This study assessed native plant recovery following an eradication program on common reed (Phragmites australis)Read More
Coal mining has caused large-scale disturbance on over 1.5 million acres in Appalachia. Invasive, non-native autumn olive was historically planted on former coalfields and now impedes reclamation efforts. Read about studies conducted by Virginia Tech on managing autumn olive and restoring native hardwoods.Read More
Wildspotter.com engages and empowers the public to help find, map, and prevent invasive species in America’s wilderness areas, wild rivers, and other natural areas. Download the FREE Wild Spotter Mobile App on your smartphone or other mobile device. Learn more by watching the Wild Spotter Introduction Video.
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This review of the human dimensions of invasive woody plants investigates the history and purposes of introductions, people's perceptions of alien and invasive species and the impact of invasives on human activities.Read More
The ability to predict plant invasions and detect them early in the process are important considerations for invasive plant management. While agencies and landowners typically take the approach of on-the-ground searches and some may utilize habitat suitability models, these tools may not facilitate detection of incipient infestations when the species is unknown. A team set out to develop a method to identify where to look for a new invader to assist managers in focusing search efforts to areas more prone to invasion.Read More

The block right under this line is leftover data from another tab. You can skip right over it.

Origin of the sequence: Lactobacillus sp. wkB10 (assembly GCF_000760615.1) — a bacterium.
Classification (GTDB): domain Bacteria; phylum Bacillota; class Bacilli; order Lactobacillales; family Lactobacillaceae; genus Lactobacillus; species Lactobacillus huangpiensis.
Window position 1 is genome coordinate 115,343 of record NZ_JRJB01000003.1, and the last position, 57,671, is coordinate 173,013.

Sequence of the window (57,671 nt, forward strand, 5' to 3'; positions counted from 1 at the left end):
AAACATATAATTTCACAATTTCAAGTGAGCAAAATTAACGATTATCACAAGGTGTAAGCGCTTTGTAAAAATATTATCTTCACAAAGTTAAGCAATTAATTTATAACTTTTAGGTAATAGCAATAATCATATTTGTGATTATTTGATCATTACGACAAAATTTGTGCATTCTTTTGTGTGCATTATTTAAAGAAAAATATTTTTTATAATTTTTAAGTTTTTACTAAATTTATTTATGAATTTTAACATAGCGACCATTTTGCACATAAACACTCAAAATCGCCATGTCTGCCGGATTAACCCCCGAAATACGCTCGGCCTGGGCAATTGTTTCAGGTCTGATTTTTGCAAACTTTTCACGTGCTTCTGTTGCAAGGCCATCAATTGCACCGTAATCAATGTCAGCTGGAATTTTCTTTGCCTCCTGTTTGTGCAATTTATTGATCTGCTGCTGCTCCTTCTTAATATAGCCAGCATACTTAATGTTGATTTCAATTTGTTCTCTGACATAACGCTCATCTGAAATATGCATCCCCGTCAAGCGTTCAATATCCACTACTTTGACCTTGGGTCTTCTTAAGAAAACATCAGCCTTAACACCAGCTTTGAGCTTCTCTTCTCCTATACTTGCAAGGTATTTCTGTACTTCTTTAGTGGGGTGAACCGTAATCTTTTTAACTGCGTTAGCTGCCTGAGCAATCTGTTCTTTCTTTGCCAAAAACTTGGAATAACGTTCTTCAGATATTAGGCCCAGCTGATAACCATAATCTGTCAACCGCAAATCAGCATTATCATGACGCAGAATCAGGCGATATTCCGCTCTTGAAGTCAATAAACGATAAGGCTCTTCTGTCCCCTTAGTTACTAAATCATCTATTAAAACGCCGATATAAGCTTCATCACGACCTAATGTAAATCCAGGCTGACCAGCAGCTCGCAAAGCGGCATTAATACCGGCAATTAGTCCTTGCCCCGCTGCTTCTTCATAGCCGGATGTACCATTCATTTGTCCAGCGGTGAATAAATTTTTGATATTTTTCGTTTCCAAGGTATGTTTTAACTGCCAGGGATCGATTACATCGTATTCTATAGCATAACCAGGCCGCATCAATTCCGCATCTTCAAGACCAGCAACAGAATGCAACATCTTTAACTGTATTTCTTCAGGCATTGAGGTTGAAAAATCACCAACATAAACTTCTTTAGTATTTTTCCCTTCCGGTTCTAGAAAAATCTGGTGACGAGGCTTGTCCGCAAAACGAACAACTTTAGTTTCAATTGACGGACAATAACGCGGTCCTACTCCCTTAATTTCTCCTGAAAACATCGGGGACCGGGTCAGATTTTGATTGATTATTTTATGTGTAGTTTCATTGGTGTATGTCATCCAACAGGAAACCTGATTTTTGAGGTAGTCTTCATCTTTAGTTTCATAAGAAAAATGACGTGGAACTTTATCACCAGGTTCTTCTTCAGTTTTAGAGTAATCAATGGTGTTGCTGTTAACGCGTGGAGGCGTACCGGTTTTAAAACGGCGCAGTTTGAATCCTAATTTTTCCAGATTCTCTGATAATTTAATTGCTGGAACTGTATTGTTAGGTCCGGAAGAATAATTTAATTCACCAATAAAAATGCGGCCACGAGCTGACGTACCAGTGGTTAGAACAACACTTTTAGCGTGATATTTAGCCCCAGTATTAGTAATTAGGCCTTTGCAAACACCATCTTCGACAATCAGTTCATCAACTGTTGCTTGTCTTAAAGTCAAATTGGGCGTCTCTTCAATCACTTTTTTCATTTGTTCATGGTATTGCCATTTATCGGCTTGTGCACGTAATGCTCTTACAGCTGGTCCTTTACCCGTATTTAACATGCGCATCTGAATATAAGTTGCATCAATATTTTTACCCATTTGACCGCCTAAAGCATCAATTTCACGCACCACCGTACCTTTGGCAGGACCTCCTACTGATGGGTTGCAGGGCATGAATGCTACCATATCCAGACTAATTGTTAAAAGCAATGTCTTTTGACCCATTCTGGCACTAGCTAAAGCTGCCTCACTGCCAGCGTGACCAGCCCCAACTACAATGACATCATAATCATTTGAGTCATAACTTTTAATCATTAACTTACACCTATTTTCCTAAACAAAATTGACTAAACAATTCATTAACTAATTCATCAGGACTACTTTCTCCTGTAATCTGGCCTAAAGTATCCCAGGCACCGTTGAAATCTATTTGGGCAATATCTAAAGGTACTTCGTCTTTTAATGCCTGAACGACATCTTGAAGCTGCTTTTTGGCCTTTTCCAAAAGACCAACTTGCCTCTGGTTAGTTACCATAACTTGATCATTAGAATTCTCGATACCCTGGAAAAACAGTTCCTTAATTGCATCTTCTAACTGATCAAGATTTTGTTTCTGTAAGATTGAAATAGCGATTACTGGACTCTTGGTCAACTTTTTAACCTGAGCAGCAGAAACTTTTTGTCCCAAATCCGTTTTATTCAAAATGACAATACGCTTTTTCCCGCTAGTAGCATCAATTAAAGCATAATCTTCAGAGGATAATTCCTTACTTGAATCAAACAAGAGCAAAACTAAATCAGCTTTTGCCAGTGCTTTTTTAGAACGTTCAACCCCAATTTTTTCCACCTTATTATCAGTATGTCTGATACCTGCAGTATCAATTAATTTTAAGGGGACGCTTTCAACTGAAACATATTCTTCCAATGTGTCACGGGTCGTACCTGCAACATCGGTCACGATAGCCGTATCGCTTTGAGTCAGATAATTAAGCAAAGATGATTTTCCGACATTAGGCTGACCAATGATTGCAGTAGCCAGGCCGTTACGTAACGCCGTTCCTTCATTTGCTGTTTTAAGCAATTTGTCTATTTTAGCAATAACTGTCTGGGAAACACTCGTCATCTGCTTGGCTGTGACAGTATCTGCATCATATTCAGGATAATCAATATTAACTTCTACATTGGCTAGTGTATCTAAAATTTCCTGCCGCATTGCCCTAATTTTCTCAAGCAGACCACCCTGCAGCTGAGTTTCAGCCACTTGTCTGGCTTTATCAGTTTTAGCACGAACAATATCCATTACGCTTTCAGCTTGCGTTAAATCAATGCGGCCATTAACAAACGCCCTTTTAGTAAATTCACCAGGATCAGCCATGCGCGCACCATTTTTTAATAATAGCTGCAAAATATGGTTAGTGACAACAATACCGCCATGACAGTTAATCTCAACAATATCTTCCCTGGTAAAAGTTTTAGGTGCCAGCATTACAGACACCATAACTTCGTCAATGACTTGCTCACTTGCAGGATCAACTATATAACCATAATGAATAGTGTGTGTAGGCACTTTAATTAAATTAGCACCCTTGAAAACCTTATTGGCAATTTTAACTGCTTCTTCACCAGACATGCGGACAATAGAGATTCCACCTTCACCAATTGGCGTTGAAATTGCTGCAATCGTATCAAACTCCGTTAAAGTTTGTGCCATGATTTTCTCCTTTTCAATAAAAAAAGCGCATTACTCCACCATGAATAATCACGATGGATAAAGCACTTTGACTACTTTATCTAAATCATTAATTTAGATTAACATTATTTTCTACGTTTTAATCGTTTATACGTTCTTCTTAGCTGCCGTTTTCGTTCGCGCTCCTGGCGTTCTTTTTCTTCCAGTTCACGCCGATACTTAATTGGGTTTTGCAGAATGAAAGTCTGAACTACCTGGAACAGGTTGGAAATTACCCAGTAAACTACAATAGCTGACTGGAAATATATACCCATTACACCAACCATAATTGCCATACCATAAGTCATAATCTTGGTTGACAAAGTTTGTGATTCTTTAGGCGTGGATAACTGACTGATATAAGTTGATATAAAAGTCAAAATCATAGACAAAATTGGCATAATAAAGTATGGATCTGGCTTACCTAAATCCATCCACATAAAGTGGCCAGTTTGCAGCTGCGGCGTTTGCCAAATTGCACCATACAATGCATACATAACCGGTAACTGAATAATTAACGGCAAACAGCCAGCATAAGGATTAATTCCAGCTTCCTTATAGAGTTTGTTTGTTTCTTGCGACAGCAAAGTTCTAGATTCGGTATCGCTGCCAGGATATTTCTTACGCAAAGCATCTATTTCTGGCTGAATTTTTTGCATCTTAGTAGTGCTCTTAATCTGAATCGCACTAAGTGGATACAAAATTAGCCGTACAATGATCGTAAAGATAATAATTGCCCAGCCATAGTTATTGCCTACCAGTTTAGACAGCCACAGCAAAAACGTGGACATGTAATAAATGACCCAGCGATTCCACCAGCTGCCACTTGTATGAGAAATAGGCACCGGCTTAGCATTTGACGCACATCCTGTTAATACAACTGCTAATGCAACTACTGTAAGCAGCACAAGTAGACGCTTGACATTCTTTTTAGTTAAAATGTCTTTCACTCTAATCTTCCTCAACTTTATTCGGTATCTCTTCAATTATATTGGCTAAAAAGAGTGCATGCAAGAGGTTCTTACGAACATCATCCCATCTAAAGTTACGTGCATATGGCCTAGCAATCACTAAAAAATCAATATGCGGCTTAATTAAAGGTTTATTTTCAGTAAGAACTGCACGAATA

Canada thistle can cause greater than 50% yield loss in small grain crops, but little is known about production losses when the weed invades pasture and wildlands. Change in grass, forb, and woody species production from Canada thistle infestations was evaluated in two separate studies in North Dakota.Read More
by Pedro M. Antunes and Brandon Schamp. Invasive Plant Science and Management, 10(4):293-303. 2017.
Is it possible to predict which nonnative plant species will become invasive weeds and when? Authors explore challenges related to developing invasion curves for plants using herbarium data. The goal is to better position herbaria and researchers to assist natural resource managers in prioritizing needs, supporting management decisions and developing prevention and monitoring programs.
Wetlands Research Program Technical Report
Authors: Nelson, Getsinger, and Freedman
By Daniel R. Tekiela and Jacob N. Barney.
This article describes how the impact of weedy plants can linger for years. Newly established invasive populations don’t produce the same level of lingering legacy effects as those that are long established, making early eradication imperative. READ THE FULL ABSTRACT.